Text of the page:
Whitney Williams read quotes from pornography sites, one of which described giving women vodka and then having sex with them.
"What does it sound like? Rape!" she exclaimed.
"We're told porn is sexually arousing to women, but porn looks a lot like rape to us," Smith said. "It's encouraging a rape culture."
A skit about a controversial Socratic Society meeting asserted that women who watch pornography are traitors to women.
"Women who use porn are being complicit in the oppression of women," one woman said. "They are legitimizing an industry that enslaves women and they are traitors to their gender."
But not every woman in the audience agreed.
One woman walked onto the stage and nervously stated that she'd been contemplating speaking for a long time. ..."I like porn. And guess what? I've been raped," she said. "I'm not a gender traitor. I take control of my sexuality, and rape isn't always as clearly cut as we think. Some women like sex. You're fighting yourself if you turn on women who like porn."
The woman walked out of the room and left a stunned and silent audience behind.
A member of the FAL then spoke in rebuttal, stating, "If you like porn, you're ignoring the fact that many women are sexually trafficked into this industry." She continued that 30 percent of all pornography is made against the women's will and that 75 percent of women were raped or sexually abused before they were porn stars.
But just as the FAL is infuriated with our society's obsession with pornography, some people, like David Huffman, a contributor for UNH's conservative publication "Common Sense," were offended by the event's messages. Huffman also was the only audience member who was asked to leave during open microphone. The reason: women would feel uncomfortable with him there, members of the FAL said.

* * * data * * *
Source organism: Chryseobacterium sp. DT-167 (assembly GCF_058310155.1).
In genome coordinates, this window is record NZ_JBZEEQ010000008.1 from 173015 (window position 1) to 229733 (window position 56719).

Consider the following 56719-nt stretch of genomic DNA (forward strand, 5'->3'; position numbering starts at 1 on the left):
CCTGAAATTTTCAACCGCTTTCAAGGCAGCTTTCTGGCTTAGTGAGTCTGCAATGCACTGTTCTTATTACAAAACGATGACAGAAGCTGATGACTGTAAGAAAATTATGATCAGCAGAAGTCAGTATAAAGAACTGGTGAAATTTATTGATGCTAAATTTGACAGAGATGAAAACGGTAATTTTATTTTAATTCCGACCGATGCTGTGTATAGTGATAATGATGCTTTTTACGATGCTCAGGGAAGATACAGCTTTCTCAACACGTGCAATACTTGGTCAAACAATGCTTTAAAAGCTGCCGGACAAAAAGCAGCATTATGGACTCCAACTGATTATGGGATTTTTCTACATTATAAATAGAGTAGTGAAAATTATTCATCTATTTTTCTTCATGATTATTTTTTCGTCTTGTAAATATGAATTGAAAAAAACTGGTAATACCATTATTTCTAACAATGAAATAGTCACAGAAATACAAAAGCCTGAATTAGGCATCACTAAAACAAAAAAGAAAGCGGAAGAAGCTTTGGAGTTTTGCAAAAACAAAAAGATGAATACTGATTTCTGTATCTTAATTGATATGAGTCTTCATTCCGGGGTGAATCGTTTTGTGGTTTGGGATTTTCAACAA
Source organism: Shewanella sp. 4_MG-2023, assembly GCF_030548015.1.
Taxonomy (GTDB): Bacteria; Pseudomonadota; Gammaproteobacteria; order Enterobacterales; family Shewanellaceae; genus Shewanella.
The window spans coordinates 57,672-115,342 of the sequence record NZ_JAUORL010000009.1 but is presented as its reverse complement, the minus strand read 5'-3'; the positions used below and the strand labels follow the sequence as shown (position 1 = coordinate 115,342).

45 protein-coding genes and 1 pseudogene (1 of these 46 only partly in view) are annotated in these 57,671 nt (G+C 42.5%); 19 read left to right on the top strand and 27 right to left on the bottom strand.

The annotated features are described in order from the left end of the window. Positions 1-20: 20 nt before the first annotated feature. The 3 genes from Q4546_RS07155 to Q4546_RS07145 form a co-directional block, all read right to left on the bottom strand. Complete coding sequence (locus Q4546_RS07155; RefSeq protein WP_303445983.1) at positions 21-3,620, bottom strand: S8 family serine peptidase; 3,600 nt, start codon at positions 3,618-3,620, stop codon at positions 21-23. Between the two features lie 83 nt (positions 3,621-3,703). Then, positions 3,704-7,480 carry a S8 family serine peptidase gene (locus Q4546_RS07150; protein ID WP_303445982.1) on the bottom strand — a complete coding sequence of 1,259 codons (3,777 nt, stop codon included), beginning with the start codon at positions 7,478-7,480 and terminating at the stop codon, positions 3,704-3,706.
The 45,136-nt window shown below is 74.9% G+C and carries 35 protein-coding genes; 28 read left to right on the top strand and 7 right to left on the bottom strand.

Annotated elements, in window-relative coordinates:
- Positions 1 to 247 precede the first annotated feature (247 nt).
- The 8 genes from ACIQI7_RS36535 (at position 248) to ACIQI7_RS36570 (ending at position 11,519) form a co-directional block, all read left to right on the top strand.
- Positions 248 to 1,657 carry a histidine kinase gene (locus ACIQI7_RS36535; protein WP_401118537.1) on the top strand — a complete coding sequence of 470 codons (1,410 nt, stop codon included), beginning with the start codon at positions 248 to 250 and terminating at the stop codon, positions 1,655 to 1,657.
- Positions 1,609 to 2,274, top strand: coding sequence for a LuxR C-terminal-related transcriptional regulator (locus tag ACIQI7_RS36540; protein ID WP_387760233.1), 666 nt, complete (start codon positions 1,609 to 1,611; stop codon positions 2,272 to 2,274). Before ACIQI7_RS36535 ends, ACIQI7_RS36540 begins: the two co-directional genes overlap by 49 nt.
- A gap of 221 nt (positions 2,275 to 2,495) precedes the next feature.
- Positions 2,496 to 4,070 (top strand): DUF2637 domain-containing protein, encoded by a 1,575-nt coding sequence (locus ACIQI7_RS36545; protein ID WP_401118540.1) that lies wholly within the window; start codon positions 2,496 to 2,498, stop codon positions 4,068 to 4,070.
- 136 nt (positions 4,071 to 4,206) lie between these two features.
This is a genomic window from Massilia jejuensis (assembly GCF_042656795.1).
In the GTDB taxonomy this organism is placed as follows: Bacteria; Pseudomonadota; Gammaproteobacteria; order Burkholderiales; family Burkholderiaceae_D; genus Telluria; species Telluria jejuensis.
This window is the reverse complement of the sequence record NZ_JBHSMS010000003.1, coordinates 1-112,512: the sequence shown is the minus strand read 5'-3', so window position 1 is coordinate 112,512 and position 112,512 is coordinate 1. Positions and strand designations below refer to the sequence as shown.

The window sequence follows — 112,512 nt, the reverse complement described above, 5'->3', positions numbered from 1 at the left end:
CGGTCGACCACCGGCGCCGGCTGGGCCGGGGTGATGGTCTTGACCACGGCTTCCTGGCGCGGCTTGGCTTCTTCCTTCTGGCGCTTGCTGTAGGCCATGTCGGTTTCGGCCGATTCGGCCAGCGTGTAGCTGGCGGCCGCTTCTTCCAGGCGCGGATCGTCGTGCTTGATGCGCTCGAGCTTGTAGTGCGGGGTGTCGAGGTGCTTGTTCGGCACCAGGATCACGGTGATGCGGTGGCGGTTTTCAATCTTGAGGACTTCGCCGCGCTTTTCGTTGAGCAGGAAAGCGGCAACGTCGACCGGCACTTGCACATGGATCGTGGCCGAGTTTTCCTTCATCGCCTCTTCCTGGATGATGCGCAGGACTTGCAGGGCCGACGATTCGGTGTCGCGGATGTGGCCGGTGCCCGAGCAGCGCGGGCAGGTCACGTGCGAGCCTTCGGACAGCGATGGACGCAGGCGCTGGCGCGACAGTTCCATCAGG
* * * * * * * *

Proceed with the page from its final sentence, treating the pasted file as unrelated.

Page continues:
"It was advertised as a public event, nowhere did the posters say 'Women Only,'" Huffman said. "They excluded me from a public event based upon my gender. There were a few other men there who were allowed to stay, but I was singled out in particular. Excluding one person from a public event is almost impossible to justify unless they are disruptive, which I was not. This is discrimination."
"[This] was an evening of man hating. This is no different than any other extremist organization that...promotes stereotypes," Huffman said.
He found the subject of castration particularly offensive.
"The poems that talked about castrating men were threatening, along with the scissors the girls wore around their necks," he said. "Ms. Smith read a poem where she said that she was proud to hate men. How is this any different than hating African-Americans or Jews?
"What I heard last night was not feminism; it was a hate rally," he continued. "I went there with an open mind, thinking the patriarchy was only that group of sexist, chauvinists that discriminate against women. Ms. Smith said that all men are the enemy. This is clear cut sexism and blind hatred."
But Rob Wolff, a member of the Men Against Patriarchy, an organization that is considered an ally to the FAL, thinks that the event's messages were justified.
"Women have to face threats from men everyday all their lives in subtle and obvious ways," Wolff said. "I hope men are confronted. That's what it's going to take. Events like this are the beginning of a women's revolution."
And this women's revolution, he argued, is not initiated by a sexist organization.
"That view is fundamentally misguided," Wolff said. "Sexism is a weapon against the chronically disempowered. Men are empowered by society and anyone who claims the FAL is sexist is missing the point."
Although Huffman may have been outnumbered at the Patriarchy Slam, he certainly isn't alone on campus: Williams' columns have sparked a flood of angry op-ed responses, showing that the members of the FAL aren't the only ones on campus using words to slam.
First published March 25, 2005



This Site Served by TheHostPros